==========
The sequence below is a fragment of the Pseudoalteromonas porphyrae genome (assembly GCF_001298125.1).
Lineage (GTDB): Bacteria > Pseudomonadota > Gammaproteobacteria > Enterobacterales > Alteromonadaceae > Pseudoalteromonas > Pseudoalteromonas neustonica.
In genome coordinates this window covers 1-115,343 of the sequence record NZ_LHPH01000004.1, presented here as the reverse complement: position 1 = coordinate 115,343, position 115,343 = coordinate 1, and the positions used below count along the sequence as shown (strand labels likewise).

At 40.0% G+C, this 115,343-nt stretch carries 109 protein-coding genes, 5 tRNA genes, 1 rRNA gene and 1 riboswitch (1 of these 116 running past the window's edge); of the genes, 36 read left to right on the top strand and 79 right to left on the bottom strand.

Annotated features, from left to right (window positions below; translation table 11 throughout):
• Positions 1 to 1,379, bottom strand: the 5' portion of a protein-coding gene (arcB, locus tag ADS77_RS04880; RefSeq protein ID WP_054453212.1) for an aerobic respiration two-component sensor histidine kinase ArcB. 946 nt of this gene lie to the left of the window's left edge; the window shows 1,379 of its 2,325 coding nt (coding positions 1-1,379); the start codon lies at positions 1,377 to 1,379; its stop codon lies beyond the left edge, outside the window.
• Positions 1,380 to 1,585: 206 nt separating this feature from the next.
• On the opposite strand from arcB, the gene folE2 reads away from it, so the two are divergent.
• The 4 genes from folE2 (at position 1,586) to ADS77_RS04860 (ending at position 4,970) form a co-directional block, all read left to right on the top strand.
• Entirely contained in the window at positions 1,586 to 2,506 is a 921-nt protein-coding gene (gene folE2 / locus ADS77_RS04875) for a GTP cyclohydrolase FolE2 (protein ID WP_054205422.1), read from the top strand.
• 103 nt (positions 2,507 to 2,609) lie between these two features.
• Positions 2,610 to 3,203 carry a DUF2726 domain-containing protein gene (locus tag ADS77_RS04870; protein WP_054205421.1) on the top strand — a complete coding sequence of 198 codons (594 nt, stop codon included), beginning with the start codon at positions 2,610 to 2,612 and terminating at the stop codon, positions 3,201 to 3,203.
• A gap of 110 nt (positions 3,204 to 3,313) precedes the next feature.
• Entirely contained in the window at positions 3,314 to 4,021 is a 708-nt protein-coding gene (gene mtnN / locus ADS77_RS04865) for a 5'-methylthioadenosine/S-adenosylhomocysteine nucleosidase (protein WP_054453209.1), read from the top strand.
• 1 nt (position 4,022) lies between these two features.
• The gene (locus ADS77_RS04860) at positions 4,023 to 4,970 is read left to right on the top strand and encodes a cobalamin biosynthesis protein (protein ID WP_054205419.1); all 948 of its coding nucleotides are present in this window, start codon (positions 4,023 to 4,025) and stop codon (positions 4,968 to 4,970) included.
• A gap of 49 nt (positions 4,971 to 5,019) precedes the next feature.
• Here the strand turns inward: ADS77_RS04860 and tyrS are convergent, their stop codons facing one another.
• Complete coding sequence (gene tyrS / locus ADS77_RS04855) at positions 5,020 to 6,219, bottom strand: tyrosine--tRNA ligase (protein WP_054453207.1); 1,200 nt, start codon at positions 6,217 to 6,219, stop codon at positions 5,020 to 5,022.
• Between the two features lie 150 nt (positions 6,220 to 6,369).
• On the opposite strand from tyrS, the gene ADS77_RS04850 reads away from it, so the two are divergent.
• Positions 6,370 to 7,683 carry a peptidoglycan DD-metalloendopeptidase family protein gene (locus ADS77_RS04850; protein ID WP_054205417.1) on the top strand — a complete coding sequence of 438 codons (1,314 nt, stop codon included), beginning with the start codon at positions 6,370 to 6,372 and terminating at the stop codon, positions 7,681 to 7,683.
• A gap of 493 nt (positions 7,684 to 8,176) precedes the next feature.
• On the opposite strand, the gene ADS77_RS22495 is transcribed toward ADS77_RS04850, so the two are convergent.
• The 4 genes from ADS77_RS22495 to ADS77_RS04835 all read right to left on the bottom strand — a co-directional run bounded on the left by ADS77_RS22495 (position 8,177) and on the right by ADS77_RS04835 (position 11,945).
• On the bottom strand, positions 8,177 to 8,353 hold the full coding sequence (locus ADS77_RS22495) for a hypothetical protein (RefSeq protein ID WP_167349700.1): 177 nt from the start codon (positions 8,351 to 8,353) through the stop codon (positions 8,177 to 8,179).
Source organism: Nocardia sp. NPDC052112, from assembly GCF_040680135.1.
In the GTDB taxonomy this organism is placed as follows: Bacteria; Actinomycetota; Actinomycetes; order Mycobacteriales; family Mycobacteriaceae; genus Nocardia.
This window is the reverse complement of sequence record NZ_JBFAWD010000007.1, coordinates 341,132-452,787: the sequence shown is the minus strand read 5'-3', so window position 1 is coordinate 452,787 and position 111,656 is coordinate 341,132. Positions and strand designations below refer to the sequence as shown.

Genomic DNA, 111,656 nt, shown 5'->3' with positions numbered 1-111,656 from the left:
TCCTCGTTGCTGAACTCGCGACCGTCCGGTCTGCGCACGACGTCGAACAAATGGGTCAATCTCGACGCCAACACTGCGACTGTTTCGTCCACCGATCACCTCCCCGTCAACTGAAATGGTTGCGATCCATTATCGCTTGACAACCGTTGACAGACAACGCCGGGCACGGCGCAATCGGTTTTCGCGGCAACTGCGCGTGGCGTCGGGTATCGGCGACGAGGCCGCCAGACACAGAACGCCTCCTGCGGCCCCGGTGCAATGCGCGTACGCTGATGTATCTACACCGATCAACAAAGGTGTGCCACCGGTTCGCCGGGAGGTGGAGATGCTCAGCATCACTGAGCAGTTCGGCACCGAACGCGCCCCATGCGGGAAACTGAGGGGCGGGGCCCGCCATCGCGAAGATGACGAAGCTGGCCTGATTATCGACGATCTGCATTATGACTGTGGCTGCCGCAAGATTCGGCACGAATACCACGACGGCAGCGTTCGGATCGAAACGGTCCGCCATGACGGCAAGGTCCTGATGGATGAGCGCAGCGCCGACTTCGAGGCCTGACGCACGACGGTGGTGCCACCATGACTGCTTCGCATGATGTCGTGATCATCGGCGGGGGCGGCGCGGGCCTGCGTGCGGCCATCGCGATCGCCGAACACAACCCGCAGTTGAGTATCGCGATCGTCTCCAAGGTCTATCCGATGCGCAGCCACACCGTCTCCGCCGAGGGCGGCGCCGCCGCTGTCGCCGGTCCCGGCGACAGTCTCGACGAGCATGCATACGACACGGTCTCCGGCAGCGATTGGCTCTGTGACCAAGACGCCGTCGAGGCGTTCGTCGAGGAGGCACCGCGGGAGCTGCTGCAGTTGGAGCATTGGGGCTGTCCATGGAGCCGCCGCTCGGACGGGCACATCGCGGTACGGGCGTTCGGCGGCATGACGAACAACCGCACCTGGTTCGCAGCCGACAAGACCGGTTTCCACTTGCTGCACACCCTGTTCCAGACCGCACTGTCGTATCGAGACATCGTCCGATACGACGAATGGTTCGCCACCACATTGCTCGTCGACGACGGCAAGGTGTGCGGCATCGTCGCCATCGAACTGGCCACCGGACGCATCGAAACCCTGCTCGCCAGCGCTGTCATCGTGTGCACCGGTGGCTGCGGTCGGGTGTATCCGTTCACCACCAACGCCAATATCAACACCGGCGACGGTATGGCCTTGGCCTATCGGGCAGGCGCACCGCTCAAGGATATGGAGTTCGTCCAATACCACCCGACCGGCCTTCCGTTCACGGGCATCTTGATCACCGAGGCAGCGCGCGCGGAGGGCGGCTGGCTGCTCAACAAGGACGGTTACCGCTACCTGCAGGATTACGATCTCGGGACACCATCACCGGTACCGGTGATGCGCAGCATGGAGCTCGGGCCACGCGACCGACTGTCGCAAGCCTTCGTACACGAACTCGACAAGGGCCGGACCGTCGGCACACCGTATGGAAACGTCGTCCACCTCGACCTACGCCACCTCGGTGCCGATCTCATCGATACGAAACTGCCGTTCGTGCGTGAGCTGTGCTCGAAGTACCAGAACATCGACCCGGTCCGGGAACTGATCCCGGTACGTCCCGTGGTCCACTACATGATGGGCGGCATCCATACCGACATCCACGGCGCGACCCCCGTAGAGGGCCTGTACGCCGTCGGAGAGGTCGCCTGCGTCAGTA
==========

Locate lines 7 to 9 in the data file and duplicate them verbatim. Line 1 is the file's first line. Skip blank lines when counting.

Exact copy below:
• Positions 1,380 to 1,585: 206 nt separating this feature from the next.
• On the opposite strand from arcB, the gene folE2 reads away from it, so the two are divergent.
• The 4 genes from folE2 (at position 1,586) to ADS77_RS04860 (ending at position 4,970) form a co-directional block, all read left to right on the top strand.